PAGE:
Tuesday 17 October 2017

Gorgeous city home with Botanical Gardens on its doorstep on the market for €495k

 

No 17 Prospect Square has a spacious open-plan living/dining area in a modern extension that has retained the rough rendered brick, granite lintel and cast iron column of the original house
No 17 Prospect Square has a spacious open-plan living/dining area in a modern extension that has retained the rough rendered brick, granite lintel and cast iron column of the original house
The Gravediggers pub is closeby.
The kitchen is fitted with a Rayburn cooker that heats the radiators
No 17 Prospect Square.
The wood-burning stove in the dining/living area.

Katy McGuinness

With Glasnevin Cemetery and Botanic Gardens on its doorstep, No 17 Prospect Square offers polished city living.

John Kavanagh's is said to be the oldest family pub in the city, with the current owners being the sixth generation behind the bar since it opened its doors in 1833. Better known as The Gravediggers, it's the place where the mourners at Paddy Dignam's funeral repaired in James Joyce's Ulysses, and where cemetery workers came for a well-deserved pint of the black stuff after a hard day's work. Local lore has it that they would knock on the wall of the pub with a special code to order their drinks.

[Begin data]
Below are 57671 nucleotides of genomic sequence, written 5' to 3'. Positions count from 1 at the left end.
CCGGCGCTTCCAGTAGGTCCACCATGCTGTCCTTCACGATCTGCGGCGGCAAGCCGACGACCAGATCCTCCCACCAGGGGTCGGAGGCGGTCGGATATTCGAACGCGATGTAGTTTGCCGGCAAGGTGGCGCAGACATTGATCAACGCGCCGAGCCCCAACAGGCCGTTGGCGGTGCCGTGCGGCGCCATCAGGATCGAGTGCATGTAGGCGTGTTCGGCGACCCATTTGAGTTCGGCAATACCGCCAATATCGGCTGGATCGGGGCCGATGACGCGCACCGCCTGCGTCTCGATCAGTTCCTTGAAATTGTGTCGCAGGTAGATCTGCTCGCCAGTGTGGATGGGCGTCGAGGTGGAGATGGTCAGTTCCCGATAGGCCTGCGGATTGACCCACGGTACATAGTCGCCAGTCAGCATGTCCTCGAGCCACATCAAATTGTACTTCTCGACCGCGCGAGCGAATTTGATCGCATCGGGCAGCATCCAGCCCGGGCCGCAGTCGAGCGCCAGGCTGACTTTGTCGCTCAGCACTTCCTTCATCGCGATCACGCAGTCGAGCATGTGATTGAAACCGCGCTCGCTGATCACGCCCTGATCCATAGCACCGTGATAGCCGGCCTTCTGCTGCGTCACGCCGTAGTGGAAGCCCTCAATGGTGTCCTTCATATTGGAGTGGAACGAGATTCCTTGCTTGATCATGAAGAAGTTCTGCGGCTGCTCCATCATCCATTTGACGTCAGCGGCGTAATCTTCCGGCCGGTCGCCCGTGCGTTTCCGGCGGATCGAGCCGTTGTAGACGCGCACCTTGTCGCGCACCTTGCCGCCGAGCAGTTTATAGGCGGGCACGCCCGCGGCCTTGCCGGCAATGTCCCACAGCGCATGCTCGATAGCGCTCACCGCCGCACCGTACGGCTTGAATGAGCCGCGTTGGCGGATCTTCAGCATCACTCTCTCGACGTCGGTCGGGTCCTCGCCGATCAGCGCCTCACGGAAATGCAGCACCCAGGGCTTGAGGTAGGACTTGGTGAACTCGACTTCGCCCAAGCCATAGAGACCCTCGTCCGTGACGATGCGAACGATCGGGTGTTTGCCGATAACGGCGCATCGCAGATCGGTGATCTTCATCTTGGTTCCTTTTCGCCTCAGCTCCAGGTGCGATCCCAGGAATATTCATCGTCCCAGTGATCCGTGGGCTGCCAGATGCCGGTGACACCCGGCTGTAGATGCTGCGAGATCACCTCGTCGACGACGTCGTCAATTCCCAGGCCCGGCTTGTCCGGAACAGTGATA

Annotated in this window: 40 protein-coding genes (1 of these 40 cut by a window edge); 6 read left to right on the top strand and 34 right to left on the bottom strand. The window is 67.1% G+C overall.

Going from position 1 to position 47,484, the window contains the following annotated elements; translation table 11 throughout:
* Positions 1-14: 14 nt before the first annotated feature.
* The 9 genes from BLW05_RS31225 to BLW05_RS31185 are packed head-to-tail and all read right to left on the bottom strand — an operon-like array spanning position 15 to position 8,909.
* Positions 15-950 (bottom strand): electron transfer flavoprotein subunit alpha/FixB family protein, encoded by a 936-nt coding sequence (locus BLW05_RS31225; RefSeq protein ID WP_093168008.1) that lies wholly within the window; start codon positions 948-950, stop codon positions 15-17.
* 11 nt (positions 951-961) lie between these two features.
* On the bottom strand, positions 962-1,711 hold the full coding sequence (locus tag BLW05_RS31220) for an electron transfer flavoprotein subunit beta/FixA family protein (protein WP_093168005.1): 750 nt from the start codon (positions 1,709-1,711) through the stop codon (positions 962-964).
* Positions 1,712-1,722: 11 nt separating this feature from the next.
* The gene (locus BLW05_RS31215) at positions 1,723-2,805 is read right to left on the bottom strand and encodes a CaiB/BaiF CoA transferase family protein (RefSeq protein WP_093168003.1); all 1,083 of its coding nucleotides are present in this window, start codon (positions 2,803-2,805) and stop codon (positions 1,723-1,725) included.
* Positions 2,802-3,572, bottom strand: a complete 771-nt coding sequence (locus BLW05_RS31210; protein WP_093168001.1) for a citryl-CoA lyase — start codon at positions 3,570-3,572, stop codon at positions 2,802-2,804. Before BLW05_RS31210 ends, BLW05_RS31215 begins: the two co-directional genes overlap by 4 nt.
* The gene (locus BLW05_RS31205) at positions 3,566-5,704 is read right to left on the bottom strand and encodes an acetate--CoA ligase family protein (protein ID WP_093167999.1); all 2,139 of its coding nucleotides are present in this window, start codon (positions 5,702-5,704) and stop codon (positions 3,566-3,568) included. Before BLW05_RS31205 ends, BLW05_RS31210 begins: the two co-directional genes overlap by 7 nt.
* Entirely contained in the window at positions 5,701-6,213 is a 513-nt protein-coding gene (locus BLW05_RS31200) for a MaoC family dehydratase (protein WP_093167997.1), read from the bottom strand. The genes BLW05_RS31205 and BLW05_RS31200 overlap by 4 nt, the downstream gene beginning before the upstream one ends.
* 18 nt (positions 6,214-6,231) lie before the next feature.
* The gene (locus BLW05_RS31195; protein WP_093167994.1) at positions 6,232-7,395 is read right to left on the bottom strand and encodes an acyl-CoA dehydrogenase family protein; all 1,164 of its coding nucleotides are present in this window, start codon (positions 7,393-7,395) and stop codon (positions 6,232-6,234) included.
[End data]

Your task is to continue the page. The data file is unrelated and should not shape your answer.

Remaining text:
A warren of wooden snugs looks as if it is untouched since first installed. The Gravediggers is a step back in time, a hostelry where you'll find no music, piped or otherwise, nor - perish the thought - sport on the telly.

A couple of weeks ago, Glen Hansard dropped in for a quiet pint with Eddie Vedder after the latter's show at the 3Arena, but there was no singing.

The Gravediggers pub is closeby.
The Gravediggers pub is closeby.

Across the green, which would have originally formed the main access route and marshalling area at the entrance to the cemetery, is 17 Prospect Square, an attractive three-bedroom Edwardian house dating from around 1905 with 1184 sq ft of living space.